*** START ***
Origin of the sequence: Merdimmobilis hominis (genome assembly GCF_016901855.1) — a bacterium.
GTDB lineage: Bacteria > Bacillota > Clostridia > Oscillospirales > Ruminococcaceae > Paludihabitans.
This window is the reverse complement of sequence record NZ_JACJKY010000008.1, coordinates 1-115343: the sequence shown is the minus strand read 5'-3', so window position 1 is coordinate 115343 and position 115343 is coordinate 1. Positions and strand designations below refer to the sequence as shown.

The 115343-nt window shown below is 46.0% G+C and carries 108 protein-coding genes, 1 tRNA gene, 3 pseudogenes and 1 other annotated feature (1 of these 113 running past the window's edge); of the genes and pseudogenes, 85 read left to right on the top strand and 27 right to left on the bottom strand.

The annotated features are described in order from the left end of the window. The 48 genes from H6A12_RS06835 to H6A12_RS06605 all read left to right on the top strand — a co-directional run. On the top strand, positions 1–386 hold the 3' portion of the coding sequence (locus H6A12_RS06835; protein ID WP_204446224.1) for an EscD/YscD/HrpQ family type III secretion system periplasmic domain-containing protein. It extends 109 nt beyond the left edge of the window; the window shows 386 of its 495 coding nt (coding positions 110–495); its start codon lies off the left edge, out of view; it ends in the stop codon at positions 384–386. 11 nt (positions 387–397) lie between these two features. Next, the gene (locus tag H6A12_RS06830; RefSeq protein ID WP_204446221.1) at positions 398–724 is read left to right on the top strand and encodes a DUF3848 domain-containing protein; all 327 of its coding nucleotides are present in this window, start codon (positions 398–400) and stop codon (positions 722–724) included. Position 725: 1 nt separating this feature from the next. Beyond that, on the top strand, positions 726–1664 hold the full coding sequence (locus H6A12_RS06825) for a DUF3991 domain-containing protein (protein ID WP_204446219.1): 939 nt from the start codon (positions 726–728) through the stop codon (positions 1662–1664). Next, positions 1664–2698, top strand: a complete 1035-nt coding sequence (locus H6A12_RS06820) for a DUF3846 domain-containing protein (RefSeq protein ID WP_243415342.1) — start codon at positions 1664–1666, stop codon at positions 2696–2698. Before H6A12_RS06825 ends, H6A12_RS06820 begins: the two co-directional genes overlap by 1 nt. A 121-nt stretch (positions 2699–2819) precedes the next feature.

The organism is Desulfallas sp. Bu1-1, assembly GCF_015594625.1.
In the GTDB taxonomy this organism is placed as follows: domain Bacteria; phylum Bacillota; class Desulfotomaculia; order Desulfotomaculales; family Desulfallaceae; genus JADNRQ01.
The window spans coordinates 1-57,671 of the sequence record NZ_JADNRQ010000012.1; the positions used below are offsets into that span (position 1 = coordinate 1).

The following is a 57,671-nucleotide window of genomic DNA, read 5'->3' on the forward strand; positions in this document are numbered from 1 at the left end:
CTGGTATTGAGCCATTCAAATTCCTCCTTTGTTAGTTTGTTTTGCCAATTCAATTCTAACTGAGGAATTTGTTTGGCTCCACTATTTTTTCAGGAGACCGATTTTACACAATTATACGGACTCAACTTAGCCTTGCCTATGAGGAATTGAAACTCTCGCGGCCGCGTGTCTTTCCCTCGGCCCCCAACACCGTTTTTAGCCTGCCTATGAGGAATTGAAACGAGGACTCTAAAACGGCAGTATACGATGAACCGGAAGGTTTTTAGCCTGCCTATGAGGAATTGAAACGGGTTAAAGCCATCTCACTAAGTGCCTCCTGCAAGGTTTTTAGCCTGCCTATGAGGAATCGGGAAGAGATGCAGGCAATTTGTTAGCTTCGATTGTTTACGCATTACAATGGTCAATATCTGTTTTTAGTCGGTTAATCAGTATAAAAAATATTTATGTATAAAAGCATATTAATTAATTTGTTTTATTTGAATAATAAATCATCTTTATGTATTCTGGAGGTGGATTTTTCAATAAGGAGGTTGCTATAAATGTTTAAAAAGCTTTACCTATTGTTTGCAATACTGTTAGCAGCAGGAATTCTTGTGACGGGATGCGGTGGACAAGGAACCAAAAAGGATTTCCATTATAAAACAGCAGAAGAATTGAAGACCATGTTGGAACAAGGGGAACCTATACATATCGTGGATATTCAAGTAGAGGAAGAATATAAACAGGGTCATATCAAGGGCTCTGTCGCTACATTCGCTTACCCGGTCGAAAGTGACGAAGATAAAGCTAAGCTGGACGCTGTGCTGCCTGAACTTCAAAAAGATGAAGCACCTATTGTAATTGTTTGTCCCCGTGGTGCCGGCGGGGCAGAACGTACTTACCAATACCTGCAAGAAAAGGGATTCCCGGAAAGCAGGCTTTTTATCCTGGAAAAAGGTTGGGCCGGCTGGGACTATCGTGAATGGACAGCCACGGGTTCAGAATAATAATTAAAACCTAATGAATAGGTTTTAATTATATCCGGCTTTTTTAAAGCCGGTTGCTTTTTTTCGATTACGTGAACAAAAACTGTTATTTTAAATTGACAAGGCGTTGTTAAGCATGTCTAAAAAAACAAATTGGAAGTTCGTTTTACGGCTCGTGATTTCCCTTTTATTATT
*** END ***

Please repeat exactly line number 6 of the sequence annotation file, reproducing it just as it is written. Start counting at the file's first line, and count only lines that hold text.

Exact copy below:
The organism is Desulfallas sp. Bu1-1, assembly GCF_015594625.1.